I talked earlier about a Work Breakdown Structure (WBS), but this is such an important subject it is valuable to revisit.
The WBS should accomplish several things:
It is the mechanism that takes the project's requirements and turns them into manageable project tasks
It is used to communicate project objectives to the project team and other stakeholders
Its output is used to build your first plan and schedule
In David I. Cleland's Book "Project Management: Strategic Design and Implementation. Second Edition" he states that:
In general the development of the WBS provides the means for:
Summarizing all the deliverables , resources, and activities of a project
Relating work elements to each other and to the total project
Building the matrix organization for the project by cross referencing the work elements to the organizational resources responsible for their completion
Addressing all contracted resources required for the project.
Estimating costs, simulating project scenarios, and conducting risk analysis
Providing information to define, budget, schedule, perform, and control work packages
Definition: "Work Package" - A deliverable at the lowest level of the Work Breakdown Structure.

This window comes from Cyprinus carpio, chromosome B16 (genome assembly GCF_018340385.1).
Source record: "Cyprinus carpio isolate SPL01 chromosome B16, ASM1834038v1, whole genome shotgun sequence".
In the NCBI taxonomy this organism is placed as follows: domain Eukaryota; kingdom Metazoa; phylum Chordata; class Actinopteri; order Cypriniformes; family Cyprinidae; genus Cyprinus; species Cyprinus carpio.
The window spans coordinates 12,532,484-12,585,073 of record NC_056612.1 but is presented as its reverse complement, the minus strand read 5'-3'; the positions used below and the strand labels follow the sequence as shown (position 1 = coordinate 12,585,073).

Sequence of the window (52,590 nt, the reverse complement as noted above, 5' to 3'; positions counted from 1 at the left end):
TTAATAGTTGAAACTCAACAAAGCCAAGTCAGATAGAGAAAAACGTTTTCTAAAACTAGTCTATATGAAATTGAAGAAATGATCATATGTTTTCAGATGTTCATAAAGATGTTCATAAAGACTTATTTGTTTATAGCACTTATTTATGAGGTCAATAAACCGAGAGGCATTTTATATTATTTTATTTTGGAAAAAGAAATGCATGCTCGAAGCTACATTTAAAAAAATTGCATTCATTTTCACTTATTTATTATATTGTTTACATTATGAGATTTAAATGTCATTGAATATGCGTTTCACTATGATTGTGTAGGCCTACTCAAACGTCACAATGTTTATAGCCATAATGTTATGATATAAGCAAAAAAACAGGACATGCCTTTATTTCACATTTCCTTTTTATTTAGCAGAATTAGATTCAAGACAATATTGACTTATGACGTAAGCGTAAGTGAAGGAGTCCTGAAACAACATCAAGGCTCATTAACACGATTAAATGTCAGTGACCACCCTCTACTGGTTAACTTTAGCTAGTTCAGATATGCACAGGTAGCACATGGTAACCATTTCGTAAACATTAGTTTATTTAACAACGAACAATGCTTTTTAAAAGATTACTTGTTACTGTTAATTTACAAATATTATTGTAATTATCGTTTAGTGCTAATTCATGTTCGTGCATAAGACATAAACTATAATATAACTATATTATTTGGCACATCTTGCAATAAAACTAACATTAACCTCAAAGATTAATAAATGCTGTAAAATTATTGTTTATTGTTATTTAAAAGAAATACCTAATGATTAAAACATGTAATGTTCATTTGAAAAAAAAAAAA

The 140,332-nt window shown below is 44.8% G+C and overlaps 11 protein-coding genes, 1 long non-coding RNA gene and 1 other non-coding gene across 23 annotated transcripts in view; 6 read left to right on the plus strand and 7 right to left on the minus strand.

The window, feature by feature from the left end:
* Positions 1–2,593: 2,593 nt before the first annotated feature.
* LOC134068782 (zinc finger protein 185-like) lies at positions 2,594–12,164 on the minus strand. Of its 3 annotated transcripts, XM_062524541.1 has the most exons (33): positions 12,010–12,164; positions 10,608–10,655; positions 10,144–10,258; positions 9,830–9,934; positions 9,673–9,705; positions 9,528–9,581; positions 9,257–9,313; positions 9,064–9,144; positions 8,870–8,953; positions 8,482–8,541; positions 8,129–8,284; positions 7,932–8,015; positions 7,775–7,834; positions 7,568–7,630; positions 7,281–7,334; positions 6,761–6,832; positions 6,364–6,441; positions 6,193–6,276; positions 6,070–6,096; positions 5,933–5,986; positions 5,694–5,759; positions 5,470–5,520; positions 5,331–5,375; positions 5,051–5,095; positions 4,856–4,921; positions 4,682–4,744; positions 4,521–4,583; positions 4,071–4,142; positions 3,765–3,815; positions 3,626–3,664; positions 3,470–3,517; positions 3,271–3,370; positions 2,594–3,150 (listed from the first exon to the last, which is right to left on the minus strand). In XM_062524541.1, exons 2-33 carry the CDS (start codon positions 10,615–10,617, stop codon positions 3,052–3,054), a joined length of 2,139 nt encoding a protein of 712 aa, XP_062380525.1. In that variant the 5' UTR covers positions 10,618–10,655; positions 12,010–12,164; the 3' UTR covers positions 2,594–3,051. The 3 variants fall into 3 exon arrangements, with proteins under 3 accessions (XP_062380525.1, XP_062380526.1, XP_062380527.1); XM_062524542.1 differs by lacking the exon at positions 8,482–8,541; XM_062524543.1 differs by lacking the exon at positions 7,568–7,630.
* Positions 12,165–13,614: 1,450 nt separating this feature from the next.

Keep in mind a complex WBS isn't' required for most small and medium sized projects. Many times a simple deliverable-oriented tree of activities that graphically displays the work to be done will suffice. By that I mean a structure similar to an organization chart with the project name on the top row and the second row consisting of some elements of your project methodology.
For example, for an IT project the second row headings might be:
The best way to get started with creating a WBS is to gather the team (always done with the team) and write down the project tasks on Post-It Notes. Then, use an available wall to post the tasks in the appropriate places under the headings of your WBS's second row.